His dreams looped then. On the verge of branching into memory of his accident his memories began to turn in upon themselves. Progressively the balance was lost, there, in his sleeping lifetime. Did he fear his job, or his responsibility at home? Was his sorrow for the wounded and dying he met, or for himself in legacy of those meetings? Was his anger directed at the miscreants that threatened his security, or at his wife who limited his freedom so much by making him fear for her, for his family; or was his anger directed at himself, for being so damn helpless in the face of his terrors?
Emma felt recognition, here. And so she broke away. She remembered the trick, a simple re-affirmation of her own identity. It was easy to get lost in others, unless you were lost in yourself. She knew all the tricks. She had learned them long ago, as a member of a government task force named Rhesus Factor, who had died at the hands of a villain and had been replaced by armoured soldiers who wore the emblem of PROSAC.
She saw herself in the man slumped in drug-driven dream beside her. She had tried, as he had. And they had both failed.
She took his keys, and stepped from the car. Nobody shot at her. She opened his apartment door, and nothing exploded. She was almost disappointed.
She wondered, briefly, where her own home was. Then she remembered that the flat that she had entered was not Jon Gunn's home. His home was elsewhere, and lost to him now.
A short bare corridor led to a pair of opposing doors; bedroom to one side, kitchen and living area to the other, she guessed. Where would his P.C. be? Left, for want of a better choice. She always chose the left-hand door bereft of other inspiration.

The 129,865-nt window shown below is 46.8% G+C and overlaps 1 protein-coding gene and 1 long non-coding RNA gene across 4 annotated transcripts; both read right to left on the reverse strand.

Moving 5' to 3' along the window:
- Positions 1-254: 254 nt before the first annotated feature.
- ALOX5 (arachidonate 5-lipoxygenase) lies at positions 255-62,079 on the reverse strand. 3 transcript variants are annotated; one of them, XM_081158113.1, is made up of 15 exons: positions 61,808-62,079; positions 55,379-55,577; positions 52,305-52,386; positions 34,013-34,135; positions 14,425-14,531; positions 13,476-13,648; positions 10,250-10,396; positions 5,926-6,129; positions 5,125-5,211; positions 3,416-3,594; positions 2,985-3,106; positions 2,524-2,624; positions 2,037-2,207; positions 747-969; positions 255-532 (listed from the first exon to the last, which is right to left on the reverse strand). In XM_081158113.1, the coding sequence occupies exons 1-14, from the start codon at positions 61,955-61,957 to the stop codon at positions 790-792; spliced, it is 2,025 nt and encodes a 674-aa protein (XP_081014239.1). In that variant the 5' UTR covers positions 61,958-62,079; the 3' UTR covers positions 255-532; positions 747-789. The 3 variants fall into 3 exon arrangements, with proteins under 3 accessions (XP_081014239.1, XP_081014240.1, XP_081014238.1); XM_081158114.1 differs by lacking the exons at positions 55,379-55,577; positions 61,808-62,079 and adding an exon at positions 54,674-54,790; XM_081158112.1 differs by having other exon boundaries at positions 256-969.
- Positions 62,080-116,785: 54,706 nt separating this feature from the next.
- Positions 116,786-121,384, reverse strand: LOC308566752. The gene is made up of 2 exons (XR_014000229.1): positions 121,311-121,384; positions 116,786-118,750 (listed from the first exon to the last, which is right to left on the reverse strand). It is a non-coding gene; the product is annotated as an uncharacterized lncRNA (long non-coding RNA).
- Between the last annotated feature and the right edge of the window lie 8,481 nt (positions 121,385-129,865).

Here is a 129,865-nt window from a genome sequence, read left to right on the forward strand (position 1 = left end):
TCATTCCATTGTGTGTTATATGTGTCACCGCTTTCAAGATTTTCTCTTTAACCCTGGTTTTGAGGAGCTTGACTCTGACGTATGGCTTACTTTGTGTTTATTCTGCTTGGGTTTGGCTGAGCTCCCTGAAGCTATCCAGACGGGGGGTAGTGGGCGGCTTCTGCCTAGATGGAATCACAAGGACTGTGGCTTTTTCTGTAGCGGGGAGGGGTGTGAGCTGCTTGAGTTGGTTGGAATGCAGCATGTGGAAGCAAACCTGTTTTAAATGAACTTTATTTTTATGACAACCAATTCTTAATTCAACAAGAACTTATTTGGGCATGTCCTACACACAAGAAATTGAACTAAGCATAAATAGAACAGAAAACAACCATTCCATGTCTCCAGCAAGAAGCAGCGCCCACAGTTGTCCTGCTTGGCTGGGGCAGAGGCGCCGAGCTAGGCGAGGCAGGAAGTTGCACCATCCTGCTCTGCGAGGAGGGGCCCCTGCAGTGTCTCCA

She was greeted by the sight of her own reflection. She felt nails of flesh pierce her clothing across her body, shocked by the images adorning the man's bedroom walls. Cuttings from newspapers, images from the bootleg comics, stills reproduced by computer from T.V. footage. His space was a shrine to her. She pushed further into the room, astonished, frightened by the attention. Many of the pictures had captured her best side; humanity. Others depicted her wilder turns, all mesh and splint, spike and hook. One in particular reminded her of something, her body formed into a delicate lattice much like a child's climbing frame, but knit of bone. But she couldn't quite recall where she had seen that image before.
His P.C. sat to one side, hedged into the bedroom corner. His bed was unmade. A second pill bottle, half empty, stood beside the alarm clock. The room was a mess of torn papers, pizza boxes and junk food packets. He needed a woman to look after him, Emma mused, as she made for his terminal.
She wished Goblin were with her. Despite his down-home tendencies, he had an intrinsic understanding of computer technology, and so did his imps. She was sure that he could have cracked the codes she encountered, and in no time. But the task was beyond her. She had seen Wargames, and knew that the cracking of passwords was no easy matter. Christ, she could barely understand Windows in all its temperamental obscurity.
She needed Gunn.
"Fuck," she grunted. She didn't really want him to know that she had seen this room. Her face reflected here, caught as if generated by the sheer weight of similar imagery pinned to the walls; she was sure that it was something that his sanity could do without him seeing.
Still, she thought. I need access to the PROSAC mainframe. And I'll bet he has it.
"You just hold it right there," a mechanical voice instructed to her back. "You just take it nice and easy. Then no-one has to get hurt."
Yeah, Emma thought, her strange inner peace vanishing. You wish.

The villain looked up, the trance that he had drawn around himself to Verdi fracturing. The mental voice sounded tentative but urgent. He recognised it as belonging to the more human half of Virus.
Sir, I have news. My sister has been monitoring the PROSAC frequency, as requested, and there appears to be some movement worthy of your personal attention.
"Excellent," the villain said. He knew that his brain waves would form while speaking, and that Virus would understand him. "Can you put her on?"
Transferring link. Hiya boss, what's up?